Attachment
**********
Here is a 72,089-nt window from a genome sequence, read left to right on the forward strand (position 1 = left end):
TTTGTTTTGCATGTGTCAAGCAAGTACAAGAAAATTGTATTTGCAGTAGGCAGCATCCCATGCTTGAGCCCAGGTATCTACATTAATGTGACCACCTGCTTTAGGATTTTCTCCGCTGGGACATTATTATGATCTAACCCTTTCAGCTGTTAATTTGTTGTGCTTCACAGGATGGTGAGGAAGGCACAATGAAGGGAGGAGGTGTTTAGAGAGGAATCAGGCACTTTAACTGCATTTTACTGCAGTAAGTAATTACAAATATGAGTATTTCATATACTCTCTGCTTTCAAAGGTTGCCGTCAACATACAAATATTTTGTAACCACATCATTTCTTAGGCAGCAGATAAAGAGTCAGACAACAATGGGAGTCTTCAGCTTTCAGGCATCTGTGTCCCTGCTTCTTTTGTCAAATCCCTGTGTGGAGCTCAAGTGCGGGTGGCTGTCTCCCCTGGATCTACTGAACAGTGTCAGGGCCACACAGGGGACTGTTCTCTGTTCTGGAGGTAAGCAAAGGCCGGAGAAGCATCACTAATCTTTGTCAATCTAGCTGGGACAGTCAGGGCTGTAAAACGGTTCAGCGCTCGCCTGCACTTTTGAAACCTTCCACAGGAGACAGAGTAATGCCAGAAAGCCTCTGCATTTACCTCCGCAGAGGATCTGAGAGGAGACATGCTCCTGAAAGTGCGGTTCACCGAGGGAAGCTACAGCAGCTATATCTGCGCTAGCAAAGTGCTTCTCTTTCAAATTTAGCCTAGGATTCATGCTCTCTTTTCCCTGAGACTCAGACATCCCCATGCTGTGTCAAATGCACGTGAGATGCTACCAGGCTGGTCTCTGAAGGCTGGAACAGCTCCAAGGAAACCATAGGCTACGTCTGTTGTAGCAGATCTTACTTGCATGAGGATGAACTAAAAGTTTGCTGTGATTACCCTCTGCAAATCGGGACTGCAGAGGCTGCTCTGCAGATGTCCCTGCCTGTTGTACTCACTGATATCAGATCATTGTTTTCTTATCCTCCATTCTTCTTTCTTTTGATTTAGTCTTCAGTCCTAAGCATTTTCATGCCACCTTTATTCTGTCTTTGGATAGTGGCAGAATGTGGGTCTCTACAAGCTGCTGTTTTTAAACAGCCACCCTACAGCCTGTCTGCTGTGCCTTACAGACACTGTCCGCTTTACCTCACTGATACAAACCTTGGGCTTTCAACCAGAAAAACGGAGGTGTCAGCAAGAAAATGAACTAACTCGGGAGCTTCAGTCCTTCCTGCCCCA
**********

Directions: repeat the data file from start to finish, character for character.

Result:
Here is a 72,089-nt window from a genome sequence, read left to right on the forward strand (position 1 = left end):
TTTGTTTTGCATGTGTCAAGCAAGTACAAGAAAATTGTATTTGCAGTAGGCAGCATCCCATGCTTGAGCCCAGGTATCTACATTAATGTGACCACCTGCTTTAGGATTTTCTCCGCTGGGACATTATTATGATCTAACCCTTTCAGCTGTTAATTTGTTGTGCTTCACAGGATGGTGAGGAAGGCACAATGAAGGGAGGAGGTGTTTAGAGAGGAATCAGGCACTTTAACTGCATTTTACTGCAGTAAGTAATTACAAATATGAGTATTTCATATACTCTCTGCTTTCAAAGGTTGCCGTCAACATACAAATATTTTGTAACCACATCATTTCTTAGGCAGCAGATAAAGAGTCAGACAACAATGGGAGTCTTCAGCTTTCAGGCATCTGTGTCCCTGCTTCTTTTGTCAAATCCCTGTGTGGAGCTCAAGTGCGGGTGGCTGTCTCCCCTGGATCTACTGAACAGTGTCAGGGCCACACAGGGGACTGTTCTCTGTTCTGGAGGTAAGCAAAGGCCGGAGAAGCATCACTAATCTTTGTCAATCTAGCTGGGACAGTCAGGGCTGTAAAACGGTTCAGCGCTCGCCTGCACTTTTGAAACCTTCCACAGGAGACAGAGTAATGCCAGAAAGCCTCTGCATTTACCTCCGCAGAGGATCTGAGAGGAGACATGCTCCTGAAAGTGCGGTTCACCGAGGGAAGCTACAGCAGCTATATCTGCGCTAGCAAAGTGCTTCTCTTTCAAATTTAGCCTAGGATTCATGCTCTCTTTTCCCTGAGACTCAGACATCCCCATGCTGTGTCAAATGCACGTGAGATGCTACCAGGCTGGTCTCTGAAGGCTGGAACAGCTCCAAGGAAACCATAGGCTACGTCTGTTGTAGCAGATCTTACTTGCATGAGGATGAACTAAAAGTTTGCTGTGATTACCCTCTGCAAATCGGGACTGCAGAGGCTGCTCTGCAGATGTCCCTGCCTGTTGTACTCACTGATATCAGATCATTGTTTTCTTATCCTCCATTCTTCTTTCTTTTGATTTAGTCTTCAGTCCTAAGCATTTTCATGCCACCTTTATTCTGTCTTTGGATAGTGGCAGAATGTGGGTCTCTACAAGCTGCTGTTTTTAAACAGCCACCCTACAGCCTGTCTGCTGTGCCTTACAGACACTGTCCGCTTTACCTCACTGATACAAACCTTGGGCTTTCAACCAGAAAAACGGAGGTGTCAGCAAGAAAATGAACTAACTCGGGAGCTTCAGTCCTTCCTGCCCCA